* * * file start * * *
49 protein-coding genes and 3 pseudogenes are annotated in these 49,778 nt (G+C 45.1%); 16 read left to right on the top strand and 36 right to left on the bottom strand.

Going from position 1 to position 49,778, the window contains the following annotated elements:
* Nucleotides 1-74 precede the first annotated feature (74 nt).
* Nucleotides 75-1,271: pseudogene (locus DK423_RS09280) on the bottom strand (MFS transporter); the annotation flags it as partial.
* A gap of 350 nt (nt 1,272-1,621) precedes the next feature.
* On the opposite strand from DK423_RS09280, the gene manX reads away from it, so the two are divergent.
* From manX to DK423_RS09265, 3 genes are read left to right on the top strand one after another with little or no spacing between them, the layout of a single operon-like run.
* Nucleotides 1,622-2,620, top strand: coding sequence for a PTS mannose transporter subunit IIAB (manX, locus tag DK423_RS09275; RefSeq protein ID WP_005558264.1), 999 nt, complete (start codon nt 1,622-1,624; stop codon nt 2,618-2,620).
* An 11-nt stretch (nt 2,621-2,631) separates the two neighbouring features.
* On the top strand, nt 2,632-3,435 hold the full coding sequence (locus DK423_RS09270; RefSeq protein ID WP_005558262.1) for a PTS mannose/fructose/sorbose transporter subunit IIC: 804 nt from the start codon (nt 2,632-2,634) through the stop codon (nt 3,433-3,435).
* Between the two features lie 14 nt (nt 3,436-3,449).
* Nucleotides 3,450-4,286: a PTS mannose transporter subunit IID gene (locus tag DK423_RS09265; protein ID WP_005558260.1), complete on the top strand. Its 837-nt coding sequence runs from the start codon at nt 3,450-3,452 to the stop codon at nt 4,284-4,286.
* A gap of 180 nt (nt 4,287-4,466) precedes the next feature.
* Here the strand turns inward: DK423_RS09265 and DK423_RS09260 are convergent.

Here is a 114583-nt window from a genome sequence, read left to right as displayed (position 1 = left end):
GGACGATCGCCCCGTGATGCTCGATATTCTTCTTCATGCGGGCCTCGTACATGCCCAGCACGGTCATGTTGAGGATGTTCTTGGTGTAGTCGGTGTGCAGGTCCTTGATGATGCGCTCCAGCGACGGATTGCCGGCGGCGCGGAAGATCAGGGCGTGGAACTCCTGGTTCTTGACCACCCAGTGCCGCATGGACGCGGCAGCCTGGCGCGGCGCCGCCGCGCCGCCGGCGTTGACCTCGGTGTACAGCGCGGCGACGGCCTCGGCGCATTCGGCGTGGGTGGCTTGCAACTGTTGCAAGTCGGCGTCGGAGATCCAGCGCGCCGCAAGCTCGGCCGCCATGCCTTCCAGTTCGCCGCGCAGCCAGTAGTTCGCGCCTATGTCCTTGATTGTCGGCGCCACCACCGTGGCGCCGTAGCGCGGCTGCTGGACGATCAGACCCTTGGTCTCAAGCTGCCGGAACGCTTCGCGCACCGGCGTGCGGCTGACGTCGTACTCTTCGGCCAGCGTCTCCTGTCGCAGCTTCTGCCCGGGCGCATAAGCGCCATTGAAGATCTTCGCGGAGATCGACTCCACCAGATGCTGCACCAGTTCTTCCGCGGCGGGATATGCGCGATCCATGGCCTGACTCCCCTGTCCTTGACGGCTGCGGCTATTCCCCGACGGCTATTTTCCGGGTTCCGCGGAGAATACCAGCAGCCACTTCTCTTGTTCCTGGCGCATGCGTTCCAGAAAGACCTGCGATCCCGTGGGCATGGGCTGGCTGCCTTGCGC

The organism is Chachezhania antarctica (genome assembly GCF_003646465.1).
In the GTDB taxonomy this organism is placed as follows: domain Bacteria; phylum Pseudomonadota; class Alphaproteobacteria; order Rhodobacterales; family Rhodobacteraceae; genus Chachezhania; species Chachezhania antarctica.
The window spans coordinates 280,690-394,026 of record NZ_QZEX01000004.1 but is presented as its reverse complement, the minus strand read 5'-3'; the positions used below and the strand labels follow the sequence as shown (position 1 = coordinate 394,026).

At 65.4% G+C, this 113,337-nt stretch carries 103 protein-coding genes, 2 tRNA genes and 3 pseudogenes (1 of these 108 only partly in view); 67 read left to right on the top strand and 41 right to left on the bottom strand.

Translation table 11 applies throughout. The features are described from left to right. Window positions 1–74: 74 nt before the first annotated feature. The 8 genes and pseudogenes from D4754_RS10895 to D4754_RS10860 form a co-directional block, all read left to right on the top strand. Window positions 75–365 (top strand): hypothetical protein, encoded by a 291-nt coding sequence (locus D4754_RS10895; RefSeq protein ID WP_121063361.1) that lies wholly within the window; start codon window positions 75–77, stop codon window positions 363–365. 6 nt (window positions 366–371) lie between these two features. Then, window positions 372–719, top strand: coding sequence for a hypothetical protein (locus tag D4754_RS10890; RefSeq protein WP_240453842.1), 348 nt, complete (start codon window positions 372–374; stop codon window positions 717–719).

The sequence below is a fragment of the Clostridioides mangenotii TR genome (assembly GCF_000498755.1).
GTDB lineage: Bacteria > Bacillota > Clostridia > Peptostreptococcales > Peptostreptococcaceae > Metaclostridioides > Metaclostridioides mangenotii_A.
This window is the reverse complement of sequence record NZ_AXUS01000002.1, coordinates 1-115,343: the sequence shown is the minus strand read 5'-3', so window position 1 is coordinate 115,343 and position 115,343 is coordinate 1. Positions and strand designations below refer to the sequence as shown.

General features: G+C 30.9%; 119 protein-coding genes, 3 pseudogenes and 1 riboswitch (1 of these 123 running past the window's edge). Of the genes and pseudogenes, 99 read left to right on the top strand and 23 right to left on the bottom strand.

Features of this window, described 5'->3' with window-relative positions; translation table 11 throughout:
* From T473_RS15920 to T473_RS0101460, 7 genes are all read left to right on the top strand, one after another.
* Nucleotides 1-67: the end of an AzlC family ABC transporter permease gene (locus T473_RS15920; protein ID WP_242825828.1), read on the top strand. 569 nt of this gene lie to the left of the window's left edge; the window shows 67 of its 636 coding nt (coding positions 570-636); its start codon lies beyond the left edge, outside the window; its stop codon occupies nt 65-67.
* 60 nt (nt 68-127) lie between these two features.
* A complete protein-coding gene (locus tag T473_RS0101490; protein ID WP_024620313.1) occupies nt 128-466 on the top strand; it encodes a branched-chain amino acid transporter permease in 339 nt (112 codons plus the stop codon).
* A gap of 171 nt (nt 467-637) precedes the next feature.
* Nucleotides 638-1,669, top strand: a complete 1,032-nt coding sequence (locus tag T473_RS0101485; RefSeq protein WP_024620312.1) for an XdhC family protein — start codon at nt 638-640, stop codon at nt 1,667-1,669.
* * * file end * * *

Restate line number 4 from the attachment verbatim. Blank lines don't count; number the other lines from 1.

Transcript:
* Nucleotides 75-1,271: pseudogene (locus DK423_RS09280) on the bottom strand (MFS transporter); the annotation flags it as partial.